FBI: Recent Bitcoin Ransomware Losses Top $18 Million

The FBI has received reports of more than $18m in losses in the past year stemming from the spread of bitcoin ransomware Cryptowall.

AccessTimeIconJun 23, 2015 at 7:10 p.m. UTC
Updated Sep 11, 2021 at 11:44 a.m. UTC

The US Federal Bureau of Investigation (FBI) has received reports of more than $18m in losses in the past year stemming from the spread of the bitcoin ransomware Cryptowall and its related variants.

A 23rd June advisory from the FBI’s Internet Crime Complaint Center stated that the agency received 992 complaints related to Cryptowall between April 2014 and June 2015.

Cyberattacks involving Cryptowall and other types of ransomware encrypt data on the target’s computer, holding that information hostage unless a ransom – generally in bitcoin – is paid. Targets in the past have ranged from law enforcement offices to public schools.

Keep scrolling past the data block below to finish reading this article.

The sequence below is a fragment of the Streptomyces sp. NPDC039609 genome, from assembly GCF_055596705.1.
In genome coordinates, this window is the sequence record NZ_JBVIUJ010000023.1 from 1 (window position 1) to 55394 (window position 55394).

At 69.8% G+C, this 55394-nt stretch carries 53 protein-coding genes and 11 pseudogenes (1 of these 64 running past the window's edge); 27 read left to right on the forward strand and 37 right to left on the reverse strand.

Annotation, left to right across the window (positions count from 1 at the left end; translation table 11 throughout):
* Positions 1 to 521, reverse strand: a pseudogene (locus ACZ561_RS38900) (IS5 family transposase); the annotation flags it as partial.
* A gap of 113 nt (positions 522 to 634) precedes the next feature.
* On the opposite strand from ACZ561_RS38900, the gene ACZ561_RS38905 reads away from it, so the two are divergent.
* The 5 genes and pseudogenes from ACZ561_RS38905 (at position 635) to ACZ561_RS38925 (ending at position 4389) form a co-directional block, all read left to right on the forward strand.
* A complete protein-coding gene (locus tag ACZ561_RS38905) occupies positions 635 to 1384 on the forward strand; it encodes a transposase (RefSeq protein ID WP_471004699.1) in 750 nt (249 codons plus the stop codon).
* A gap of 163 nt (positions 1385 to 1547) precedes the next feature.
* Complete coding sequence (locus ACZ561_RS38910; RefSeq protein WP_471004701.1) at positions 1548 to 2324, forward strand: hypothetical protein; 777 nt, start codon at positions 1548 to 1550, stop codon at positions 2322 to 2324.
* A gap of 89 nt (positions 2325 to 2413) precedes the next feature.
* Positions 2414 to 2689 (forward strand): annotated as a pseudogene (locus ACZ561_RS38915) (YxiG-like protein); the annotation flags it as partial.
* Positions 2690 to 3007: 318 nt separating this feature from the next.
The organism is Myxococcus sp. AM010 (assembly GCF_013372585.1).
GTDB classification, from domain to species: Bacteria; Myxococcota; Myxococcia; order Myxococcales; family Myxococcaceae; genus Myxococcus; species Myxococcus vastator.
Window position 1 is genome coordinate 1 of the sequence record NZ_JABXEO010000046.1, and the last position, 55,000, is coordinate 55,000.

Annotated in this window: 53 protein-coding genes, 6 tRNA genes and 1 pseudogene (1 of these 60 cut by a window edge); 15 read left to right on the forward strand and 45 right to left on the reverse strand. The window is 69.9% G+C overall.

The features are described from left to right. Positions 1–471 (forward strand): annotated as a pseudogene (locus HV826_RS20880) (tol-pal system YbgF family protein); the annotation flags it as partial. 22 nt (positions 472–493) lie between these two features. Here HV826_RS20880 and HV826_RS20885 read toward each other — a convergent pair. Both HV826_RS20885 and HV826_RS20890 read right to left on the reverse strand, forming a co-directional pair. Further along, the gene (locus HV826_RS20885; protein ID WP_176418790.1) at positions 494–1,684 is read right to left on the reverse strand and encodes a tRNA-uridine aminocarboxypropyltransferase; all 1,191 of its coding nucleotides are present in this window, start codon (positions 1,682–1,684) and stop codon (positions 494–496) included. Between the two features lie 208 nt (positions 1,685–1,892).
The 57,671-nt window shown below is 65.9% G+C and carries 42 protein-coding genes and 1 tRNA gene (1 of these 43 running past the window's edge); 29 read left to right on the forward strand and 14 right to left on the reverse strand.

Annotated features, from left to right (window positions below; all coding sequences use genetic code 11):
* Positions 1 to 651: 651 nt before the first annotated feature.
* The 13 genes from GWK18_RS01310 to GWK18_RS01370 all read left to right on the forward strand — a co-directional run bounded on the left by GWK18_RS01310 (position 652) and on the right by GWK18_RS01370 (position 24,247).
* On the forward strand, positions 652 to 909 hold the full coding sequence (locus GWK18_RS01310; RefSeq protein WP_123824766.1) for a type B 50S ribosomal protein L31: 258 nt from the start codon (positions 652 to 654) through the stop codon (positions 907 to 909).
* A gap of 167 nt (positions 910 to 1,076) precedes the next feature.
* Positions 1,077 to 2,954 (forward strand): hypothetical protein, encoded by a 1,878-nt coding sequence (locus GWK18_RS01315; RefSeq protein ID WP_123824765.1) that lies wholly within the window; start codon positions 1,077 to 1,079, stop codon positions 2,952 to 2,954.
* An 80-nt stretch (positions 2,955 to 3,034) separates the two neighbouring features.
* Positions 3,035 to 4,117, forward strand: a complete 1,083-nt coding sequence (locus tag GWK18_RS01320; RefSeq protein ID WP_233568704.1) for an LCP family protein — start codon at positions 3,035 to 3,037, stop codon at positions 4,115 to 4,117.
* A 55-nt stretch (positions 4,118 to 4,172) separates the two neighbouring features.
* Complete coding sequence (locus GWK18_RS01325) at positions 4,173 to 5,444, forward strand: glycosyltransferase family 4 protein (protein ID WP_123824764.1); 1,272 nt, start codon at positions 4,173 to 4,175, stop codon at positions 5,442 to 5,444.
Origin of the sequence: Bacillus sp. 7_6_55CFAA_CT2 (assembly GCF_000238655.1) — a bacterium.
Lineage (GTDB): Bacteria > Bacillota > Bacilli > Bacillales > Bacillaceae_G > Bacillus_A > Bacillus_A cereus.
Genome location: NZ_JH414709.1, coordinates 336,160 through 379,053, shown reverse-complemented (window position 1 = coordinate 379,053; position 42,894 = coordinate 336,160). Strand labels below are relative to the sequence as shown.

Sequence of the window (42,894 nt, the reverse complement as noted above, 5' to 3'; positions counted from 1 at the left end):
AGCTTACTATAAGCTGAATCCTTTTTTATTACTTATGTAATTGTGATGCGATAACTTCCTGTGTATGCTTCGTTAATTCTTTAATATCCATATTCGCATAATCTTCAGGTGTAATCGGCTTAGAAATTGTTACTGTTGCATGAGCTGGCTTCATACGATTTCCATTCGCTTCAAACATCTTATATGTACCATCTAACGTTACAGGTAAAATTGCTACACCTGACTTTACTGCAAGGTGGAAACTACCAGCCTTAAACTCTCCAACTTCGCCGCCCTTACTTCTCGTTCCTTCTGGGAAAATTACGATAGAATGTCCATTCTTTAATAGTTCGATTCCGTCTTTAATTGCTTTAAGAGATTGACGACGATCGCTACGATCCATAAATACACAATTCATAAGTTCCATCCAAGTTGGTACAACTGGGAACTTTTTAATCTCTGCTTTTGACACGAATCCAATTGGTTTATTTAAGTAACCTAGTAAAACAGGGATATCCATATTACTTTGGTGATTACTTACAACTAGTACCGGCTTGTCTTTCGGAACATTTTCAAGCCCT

In many cases, the losses incurred by victims have stemmed largely from post-attack costs, according to the advisory.

The notice read:

“The financial impact to victims goes beyond the ransom fee itself, which is typically between $200 and $10,000. Many victims incur additional costs associated with network mitigation, network countermeasures, loss of productivity, legal fees, IT services and/or the purchase of credit monitoring services for employees or customers.”

The advisory stated that the majority of the attacks involve ransoms paid in bitcoin, adding that the digital currency provides a number of useful advantages.

“Criminals prefer bitcoin because it's easy to use, fast, publicly available, decentralized and provides a sense of heightened security/anonymity," the notice read.

Image via Shutterstock

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